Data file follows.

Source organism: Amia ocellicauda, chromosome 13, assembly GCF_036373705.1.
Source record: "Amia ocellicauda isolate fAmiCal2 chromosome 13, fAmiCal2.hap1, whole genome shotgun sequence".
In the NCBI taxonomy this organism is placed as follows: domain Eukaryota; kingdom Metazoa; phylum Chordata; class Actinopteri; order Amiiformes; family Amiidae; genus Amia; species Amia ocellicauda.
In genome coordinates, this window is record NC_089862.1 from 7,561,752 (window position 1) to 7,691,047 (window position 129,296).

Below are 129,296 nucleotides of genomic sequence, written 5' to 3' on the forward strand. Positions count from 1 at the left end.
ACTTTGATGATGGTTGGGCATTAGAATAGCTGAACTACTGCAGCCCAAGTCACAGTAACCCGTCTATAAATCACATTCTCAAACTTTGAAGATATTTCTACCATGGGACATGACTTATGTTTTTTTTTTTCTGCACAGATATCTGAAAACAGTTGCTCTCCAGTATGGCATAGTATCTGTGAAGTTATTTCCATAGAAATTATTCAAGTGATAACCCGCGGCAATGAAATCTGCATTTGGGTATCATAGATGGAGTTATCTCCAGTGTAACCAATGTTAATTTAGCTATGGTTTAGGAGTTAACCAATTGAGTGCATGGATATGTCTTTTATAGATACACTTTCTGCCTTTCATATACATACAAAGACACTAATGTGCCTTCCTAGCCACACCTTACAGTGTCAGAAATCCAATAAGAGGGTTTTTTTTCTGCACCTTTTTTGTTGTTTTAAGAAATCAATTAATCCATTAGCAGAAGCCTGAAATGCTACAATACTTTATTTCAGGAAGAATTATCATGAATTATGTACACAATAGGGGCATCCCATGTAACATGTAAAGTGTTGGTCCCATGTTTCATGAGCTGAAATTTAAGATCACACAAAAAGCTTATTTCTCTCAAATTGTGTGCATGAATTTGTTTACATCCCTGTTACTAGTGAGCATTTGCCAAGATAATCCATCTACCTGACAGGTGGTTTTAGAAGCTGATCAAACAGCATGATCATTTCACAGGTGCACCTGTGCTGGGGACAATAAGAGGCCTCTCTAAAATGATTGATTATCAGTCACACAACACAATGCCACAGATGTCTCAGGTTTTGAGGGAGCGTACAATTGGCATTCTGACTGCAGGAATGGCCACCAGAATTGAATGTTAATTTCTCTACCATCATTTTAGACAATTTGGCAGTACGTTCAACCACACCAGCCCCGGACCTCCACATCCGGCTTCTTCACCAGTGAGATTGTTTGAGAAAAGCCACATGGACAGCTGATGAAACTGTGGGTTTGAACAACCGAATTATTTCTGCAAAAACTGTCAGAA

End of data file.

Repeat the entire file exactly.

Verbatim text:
Source organism: Amia ocellicauda, chromosome 13, assembly GCF_036373705.1.
Source record: "Amia ocellicauda isolate fAmiCal2 chromosome 13, fAmiCal2.hap1, whole genome shotgun sequence".
In the NCBI taxonomy this organism is placed as follows: domain Eukaryota; kingdom Metazoa; phylum Chordata; class Actinopteri; order Amiiformes; family Amiidae; genus Amia; species Amia ocellicauda.
In genome coordinates, this window is record NC_089862.1 from 7,561,752 (window position 1) to 7,691,047 (window position 129,296).

Below are 129,296 nucleotides of genomic sequence, written 5' to 3' on the forward strand. Positions count from 1 at the left end.
ACTTTGATGATGGTTGGGCATTAGAATAGCTGAACTACTGCAGCCCAAGTCACAGTAACCCGTCTATAAATCACATTCTCAAACTTTGAAGATATTTCTACCATGGGACATGACTTATGTTTTTTTTTTTCTGCACAGATATCTGAAAACAGTTGCTCTCCAGTATGGCATAGTATCTGTGAAGTTATTTCCATAGAAATTATTCAAGTGATAACCCGCGGCAATGAAATCTGCATTTGGGTATCATAGATGGAGTTATCTCCAGTGTAACCAATGTTAATTTAGCTATGGTTTAGGAGTTAACCAATTGAGTGCATGGATATGTCTTTTATAGATACACTTTCTGCCTTTCATATACATACAAAGACACTAATGTGCCTTCCTAGCCACACCTTACAGTGTCAGAAATCCAATAAGAGGGTTTTTTTTCTGCACCTTTTTTGTTGTTTTAAGAAATCAATTAATCCATTAGCAGAAGCCTGAAATGCTACAATACTTTATTTCAGGAAGAATTATCATGAATTATGTACACAATAGGGGCATCCCATGTAACATGTAAAGTGTTGGTCCCATGTTTCATGAGCTGAAATTTAAGATCACACAAAAAGCTTATTTCTCTCAAATTGTGTGCATGAATTTGTTTACATCCCTGTTACTAGTGAGCATTTGCCAAGATAATCCATCTACCTGACAGGTGGTTTTAGAAGCTGATCAAACAGCATGATCATTTCACAGGTGCACCTGTGCTGGGGACAATAAGAGGCCTCTCTAAAATGATTGATTATCAGTCACACAACACAATGCCACAGATGTCTCAGGTTTTGAGGGAGCGTACAATTGGCATTCTGACTGCAGGAATGGCCACCAGAATTGAATGTTAATTTCTCTACCATCATTTTAGACAATTTGGCAGTACGTTCAACCACACCAGCCCCGGACCTCCACATCCGGCTTCTTCACCAGTGAGATTGTTTGAGAAAAGCCACATGGACAGCTGATGAAACTGTGGGTTTGAACAACCGAATTATTTCTGCAAAAACTGTCAGAA